Really?  Then hang being loved with dignity!  Forget the whole experiment!  It costs too much! Furthermore, what kind of God NEEDS to be worshipped?  What kind of deity is this?!  

And it's this line of questioning that I think has quietly, deeply, perhaps subtly been re-shaping the field into one in which the half-measures of Arminianism are not even beginning to be satisfying.  They are attractive to fewer and fewer people.  Their adherents' average age will grow even as their numbers shrink.  They will be recruited mainly from the churched, and perhaps even those who've nurtured grievances against God, for allowing this or that to happen.  

Reformed theology, on the other hand, teaches about a god who is GOD.  The kind of objections that seem to motivate Arminianism are disallowed by the very presuppositions Calvinism understands the Bible to teach about God.  This God is sovereign and exercises His sovereignty.  This God is centered on Himself.  And this God is understood to be morally good in being so Self-centered.  In fact, it would be evil, wrong, deceptive for Him to be centered on anything other than His own glory.  There is no apology about this.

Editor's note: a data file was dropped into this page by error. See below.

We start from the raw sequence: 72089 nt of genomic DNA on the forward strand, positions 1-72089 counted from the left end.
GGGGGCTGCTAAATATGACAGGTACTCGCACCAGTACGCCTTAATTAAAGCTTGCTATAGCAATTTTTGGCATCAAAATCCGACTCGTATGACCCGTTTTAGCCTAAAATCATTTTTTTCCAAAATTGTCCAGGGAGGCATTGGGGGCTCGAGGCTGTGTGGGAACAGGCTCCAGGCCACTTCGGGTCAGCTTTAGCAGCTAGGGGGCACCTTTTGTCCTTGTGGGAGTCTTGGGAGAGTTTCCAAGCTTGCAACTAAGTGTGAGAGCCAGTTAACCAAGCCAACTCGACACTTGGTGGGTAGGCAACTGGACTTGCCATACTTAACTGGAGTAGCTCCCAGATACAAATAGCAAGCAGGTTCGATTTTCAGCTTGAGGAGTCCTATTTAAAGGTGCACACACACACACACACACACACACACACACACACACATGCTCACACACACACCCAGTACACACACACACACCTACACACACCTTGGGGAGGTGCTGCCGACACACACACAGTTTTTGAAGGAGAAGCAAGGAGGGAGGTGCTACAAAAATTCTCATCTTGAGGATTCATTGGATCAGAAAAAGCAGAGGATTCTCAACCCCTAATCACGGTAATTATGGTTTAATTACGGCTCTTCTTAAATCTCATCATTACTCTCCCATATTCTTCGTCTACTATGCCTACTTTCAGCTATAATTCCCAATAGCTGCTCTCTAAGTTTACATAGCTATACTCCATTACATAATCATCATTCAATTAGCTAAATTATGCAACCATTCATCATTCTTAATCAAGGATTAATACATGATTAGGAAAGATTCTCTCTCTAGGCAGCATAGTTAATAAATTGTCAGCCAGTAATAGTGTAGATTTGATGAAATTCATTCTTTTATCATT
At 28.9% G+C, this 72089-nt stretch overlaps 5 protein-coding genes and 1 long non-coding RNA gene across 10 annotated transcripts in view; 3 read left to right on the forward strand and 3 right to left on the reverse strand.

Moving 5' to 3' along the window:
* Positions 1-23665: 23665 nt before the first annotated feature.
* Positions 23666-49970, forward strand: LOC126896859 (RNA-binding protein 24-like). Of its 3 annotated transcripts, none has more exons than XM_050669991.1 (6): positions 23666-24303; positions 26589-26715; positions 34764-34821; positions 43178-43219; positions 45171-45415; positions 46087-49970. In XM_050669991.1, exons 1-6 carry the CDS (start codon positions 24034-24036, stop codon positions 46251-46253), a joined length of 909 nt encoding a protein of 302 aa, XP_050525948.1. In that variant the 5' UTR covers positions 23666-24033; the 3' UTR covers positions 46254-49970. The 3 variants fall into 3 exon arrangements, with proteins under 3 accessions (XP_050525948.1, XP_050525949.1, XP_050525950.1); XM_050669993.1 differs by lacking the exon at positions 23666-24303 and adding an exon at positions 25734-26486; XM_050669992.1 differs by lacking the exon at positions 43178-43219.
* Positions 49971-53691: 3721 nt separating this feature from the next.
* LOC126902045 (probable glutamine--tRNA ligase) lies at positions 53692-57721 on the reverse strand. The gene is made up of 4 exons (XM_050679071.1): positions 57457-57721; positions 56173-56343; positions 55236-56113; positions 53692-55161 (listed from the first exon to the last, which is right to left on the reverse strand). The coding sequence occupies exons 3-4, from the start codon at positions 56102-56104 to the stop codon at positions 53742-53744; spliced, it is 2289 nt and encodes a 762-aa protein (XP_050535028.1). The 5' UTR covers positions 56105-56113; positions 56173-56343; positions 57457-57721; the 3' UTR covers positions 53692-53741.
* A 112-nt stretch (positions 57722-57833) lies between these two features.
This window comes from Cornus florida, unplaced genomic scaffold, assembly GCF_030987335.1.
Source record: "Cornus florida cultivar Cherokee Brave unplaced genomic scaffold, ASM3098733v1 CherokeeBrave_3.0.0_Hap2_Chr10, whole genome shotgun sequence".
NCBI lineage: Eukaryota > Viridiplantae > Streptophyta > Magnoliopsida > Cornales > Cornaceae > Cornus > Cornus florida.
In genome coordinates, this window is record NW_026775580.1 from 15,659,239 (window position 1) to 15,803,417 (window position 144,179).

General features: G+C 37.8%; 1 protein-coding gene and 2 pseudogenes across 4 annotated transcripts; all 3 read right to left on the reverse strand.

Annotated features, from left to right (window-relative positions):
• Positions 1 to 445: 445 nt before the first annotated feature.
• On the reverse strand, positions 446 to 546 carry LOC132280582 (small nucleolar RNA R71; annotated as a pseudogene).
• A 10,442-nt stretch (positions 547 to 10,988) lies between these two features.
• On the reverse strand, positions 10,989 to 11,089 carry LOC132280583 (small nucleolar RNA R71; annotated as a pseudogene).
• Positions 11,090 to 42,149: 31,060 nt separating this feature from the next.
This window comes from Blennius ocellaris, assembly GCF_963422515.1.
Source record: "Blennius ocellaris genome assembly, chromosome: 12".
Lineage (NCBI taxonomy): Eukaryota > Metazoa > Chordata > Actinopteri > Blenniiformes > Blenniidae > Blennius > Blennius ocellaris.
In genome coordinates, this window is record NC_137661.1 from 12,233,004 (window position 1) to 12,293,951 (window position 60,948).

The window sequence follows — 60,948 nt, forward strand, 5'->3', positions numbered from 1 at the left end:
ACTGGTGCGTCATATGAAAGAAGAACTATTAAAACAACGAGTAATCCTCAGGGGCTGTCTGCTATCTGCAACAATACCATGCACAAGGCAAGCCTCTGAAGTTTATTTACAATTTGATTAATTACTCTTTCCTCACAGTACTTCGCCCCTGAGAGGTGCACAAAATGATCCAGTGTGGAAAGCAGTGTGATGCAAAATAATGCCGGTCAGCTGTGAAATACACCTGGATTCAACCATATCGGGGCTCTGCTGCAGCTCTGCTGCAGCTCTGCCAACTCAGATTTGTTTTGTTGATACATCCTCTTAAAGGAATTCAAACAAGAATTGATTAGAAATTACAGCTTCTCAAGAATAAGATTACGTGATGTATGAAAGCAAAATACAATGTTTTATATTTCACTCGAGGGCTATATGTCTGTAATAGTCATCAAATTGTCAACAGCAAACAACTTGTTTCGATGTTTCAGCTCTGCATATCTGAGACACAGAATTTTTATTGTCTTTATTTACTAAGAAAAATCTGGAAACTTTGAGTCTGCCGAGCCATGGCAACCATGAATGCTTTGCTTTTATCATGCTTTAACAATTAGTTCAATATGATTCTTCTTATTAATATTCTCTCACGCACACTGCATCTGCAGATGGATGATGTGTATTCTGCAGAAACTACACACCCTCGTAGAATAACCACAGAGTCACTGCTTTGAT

This God saves to make His name known (read Exodus, or Ezekiel!).  This God has created us to display His own power and glory, His holiness and mercy to His creation.  Creation is a theatre for His glory.  This is the God of Genesis 1 and Revelation 22.  Even as the book of Revelation came not from John's philosophical discussions in the king's court, but from the crucible of persecution by worldly powers opposed to God, so this world's increasingly open and categorical denials of God and His power will likely be met not by retreats, compromises, edits and revisions, but by awakenings and rediscoveries of the majesty and power of the true God who reveals Himself in the Bible, the God who made us and who will judge us, the God who in love pursued us even to the depths of the incarnation and humiliation of the cross.  

This is Christianity straight and undiluted.  And the questing, probing spirit of the rising generation has, by this God's grace, found this Rock.  May they stand upon it faithfully in these unbelieving times, until God calls them home to Himself.   


Mark Dever leads 9Marks Ministries, which exists to equip church leaders with a biblical vision for displaying God's glory through healthy churches.


Pastor Dever (Ph.D. Cambridge) is the Pastor of Capitol Hill Baptist Church in Washington, D.C. and has authored several books including Nine Marks of a Healthy Church and The Deliberate Church: Building Your Ministry on the Gospel. Mark also serves as one of the principles of Together for the Gospel.